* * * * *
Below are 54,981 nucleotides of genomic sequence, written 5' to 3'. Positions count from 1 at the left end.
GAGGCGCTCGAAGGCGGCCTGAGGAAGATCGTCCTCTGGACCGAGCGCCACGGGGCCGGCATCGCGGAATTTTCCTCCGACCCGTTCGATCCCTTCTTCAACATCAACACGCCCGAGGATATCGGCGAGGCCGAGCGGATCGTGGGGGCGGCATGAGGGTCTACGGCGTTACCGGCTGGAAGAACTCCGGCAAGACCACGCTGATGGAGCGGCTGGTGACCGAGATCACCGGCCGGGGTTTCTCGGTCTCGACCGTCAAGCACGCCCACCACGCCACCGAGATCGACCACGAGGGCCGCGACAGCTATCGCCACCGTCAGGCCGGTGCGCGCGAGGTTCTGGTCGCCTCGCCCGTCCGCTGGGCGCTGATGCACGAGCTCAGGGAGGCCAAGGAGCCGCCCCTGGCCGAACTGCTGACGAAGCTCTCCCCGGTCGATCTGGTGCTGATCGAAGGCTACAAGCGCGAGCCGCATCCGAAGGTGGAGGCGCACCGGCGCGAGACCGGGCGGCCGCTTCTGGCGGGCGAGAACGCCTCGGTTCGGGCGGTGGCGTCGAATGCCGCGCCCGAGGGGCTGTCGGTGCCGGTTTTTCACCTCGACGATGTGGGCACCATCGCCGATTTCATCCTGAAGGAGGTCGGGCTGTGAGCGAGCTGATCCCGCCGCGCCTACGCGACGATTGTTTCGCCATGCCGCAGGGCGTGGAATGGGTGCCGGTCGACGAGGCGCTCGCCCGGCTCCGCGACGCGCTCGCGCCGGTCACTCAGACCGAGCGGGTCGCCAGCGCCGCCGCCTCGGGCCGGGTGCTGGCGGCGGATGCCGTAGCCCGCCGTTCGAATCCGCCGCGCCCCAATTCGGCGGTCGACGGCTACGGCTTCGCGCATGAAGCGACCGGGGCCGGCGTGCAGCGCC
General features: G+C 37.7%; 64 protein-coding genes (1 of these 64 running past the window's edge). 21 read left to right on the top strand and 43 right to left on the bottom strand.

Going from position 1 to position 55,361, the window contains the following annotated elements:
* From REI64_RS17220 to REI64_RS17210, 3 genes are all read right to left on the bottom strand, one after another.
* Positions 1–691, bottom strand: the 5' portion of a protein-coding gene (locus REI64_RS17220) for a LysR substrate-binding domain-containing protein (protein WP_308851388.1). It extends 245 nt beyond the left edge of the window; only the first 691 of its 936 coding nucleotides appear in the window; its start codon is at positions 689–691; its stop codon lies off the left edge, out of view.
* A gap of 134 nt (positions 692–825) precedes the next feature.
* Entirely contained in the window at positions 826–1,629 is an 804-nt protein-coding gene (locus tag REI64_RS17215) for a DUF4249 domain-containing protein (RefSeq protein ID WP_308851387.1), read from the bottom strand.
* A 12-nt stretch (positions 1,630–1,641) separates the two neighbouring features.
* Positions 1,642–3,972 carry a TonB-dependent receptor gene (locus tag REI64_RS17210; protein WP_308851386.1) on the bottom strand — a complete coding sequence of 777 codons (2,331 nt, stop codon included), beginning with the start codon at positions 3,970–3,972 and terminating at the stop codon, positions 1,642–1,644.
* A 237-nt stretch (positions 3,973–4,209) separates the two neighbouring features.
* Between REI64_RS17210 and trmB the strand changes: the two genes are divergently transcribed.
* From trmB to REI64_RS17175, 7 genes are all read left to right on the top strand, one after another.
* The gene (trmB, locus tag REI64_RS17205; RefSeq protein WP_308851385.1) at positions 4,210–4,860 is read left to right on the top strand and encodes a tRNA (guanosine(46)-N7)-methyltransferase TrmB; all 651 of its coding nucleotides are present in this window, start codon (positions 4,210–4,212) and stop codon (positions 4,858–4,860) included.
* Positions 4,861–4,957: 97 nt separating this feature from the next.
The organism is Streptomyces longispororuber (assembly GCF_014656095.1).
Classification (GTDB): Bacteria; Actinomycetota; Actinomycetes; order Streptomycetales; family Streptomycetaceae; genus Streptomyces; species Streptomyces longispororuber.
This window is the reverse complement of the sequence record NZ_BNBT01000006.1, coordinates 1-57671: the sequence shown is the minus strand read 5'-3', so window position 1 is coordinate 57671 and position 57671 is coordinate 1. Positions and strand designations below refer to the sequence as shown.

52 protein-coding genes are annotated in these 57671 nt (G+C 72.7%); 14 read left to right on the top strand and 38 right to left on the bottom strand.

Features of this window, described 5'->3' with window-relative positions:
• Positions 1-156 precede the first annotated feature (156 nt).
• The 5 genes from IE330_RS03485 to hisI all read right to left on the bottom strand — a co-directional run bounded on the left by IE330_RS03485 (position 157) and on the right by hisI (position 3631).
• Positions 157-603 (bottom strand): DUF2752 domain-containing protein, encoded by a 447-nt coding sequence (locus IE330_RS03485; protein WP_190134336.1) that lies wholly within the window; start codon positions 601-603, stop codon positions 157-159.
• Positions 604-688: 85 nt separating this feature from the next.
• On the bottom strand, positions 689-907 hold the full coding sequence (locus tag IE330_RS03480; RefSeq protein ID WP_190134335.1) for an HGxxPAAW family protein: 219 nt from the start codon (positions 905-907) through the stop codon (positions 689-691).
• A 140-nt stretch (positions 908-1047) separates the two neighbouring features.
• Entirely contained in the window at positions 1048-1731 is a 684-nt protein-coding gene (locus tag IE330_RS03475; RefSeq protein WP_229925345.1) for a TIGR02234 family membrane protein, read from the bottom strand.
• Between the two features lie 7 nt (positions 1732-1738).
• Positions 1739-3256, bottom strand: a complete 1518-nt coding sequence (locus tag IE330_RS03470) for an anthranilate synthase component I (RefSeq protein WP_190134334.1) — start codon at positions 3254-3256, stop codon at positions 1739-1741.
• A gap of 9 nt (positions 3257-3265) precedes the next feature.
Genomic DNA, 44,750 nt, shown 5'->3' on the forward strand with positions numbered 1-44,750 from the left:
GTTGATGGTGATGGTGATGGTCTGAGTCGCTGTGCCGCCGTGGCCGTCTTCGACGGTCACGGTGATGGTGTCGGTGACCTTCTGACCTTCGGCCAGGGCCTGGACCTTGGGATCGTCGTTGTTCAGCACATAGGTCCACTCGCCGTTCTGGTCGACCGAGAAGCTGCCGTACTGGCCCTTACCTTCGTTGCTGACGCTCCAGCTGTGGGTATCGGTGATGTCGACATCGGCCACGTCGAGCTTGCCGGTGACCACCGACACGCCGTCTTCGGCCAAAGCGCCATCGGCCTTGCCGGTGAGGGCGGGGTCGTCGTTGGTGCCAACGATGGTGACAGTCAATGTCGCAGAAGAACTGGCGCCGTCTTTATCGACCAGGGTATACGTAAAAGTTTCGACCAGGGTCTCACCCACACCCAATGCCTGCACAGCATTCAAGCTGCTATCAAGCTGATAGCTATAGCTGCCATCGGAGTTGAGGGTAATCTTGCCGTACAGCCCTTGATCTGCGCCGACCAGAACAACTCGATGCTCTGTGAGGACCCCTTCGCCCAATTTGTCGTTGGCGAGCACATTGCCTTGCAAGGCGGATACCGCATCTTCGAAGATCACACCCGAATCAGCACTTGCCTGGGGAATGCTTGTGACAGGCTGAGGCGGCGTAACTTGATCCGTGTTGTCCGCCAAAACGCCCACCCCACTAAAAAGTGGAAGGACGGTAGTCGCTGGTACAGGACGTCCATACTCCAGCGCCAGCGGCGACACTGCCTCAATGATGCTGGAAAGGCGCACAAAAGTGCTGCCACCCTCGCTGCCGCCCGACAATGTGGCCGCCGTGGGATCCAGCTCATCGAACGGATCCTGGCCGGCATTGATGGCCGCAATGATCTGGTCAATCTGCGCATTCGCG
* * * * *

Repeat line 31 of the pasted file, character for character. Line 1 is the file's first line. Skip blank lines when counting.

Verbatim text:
Genomic DNA, 44,750 nt, shown 5'->3' on the forward strand with positions numbered 1-44,750 from the left: